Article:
A CutFEM method for two-phase flow problems

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    In this article, we present a cut finite element method for two-phase Navier-Stokes flows. The main feature of the method is the formulation of a unified continuous interior penalty stabilisation approach for, on the one hand, stabilising advection and the pressure-velocity coupling and, on the other hand, stabilising the cut region. The accuracy of the algorithm is enhanced by the development of extended fictitious domains to guarantee a well defined velocity from previous time steps in the current geometry. Finally, the robustness of the moving-interface algorithm is further improved by the introduction of a curvature smoothing technique that reduces spurious velocities. The algorithm is shown to perform remarkably well for low capillary number flows, and is a first step towards flexible and robust CutFEM algorithms for the simulation of microfluidic devices

    Numerical Investigation of Two-Phase Flow through a Fault

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    Models for the two-phase flow of concentrated suspensions

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    A new two-phase model for concentrated suspensions is derived that incorporates a constitutive law combining the rheology for non-Brownian suspension and granular flow. The resulting model exhibits a yield-stress behavior for the solid phase depending on the collision pressure. This property is investigated for the simple geometry of plane Poiseuille flow, where an unyielded or jammed zone of finite width arises in the center of the channel. For the steady states of this problem, the governing equations are reduced to a boundary value problem for a system of ordinary differential equations and the conditions for existence of solutions with jammed regions are investigated using phase-space methods. For the general time-dependent case a new drift-flux model is derived using matched asymptotic expansions that takes into account the boundary layers at the walls and the interface between the yielded and unyielded region. The drift-flux model is used to numerically study the dynamic behavior of the suspension flow including the appearance and evolution of an unyielded or jammed region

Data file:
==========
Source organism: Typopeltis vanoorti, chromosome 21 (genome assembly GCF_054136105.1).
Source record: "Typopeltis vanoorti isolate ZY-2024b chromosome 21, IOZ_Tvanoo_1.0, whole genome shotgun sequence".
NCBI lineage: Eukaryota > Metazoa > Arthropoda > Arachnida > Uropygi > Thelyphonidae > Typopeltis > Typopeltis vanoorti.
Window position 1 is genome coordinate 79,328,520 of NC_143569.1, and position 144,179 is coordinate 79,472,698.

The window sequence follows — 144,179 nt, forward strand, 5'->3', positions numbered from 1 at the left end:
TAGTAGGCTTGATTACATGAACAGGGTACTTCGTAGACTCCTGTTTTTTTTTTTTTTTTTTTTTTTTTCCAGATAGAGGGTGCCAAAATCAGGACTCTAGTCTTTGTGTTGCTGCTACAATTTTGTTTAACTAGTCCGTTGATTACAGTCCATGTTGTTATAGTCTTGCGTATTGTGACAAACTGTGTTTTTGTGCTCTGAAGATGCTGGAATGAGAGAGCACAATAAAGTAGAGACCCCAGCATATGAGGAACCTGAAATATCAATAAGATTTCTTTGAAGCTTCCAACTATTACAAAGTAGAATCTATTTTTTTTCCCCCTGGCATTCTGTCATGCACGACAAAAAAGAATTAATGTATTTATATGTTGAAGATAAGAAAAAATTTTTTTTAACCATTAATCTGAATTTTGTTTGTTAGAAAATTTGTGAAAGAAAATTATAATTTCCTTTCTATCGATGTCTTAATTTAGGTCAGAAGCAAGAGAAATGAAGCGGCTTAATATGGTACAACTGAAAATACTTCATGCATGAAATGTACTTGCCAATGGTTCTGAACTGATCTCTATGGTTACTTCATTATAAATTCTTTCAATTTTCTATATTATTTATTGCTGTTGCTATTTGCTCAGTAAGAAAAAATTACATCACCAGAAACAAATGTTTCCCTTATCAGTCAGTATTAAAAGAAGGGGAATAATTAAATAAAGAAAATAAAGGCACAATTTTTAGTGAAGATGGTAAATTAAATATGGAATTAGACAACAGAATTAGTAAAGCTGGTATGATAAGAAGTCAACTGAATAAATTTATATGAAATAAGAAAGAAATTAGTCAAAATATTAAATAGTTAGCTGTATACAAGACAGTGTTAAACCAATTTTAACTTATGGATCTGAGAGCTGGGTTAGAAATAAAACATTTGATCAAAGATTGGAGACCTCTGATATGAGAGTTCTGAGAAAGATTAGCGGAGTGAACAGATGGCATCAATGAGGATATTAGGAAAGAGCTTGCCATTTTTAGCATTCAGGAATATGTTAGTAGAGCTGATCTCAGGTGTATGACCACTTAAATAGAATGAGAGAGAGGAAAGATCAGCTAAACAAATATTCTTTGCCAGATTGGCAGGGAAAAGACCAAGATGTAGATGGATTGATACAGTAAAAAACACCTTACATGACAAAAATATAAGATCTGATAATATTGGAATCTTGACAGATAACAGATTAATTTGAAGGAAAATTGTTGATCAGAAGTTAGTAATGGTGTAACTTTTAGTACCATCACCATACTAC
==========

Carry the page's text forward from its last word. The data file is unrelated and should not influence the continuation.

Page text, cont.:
Python framework for HP adaptive discontinuous Galerkin methods for two phase flow in porous media

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    In this paper we present a framework for solving two-phase flow problems in porous media. The discretization is based on a Discontinuous Galerkin method and includes local grid adaptivity and local choice of polynomial degree. The method is implemented using the new Python frontend Dune-FemPy to the open source framework Dune. The code used for the simulations is made available as Jupyter notebook and can be used through a Docker container. We present a number of time stepping approaches ranging from a classical IMPES method to a fully coupled implicit scheme. The implementation of the discretization is very flexible allowing to test different formulations of the two-phase flow model and adaptation strategies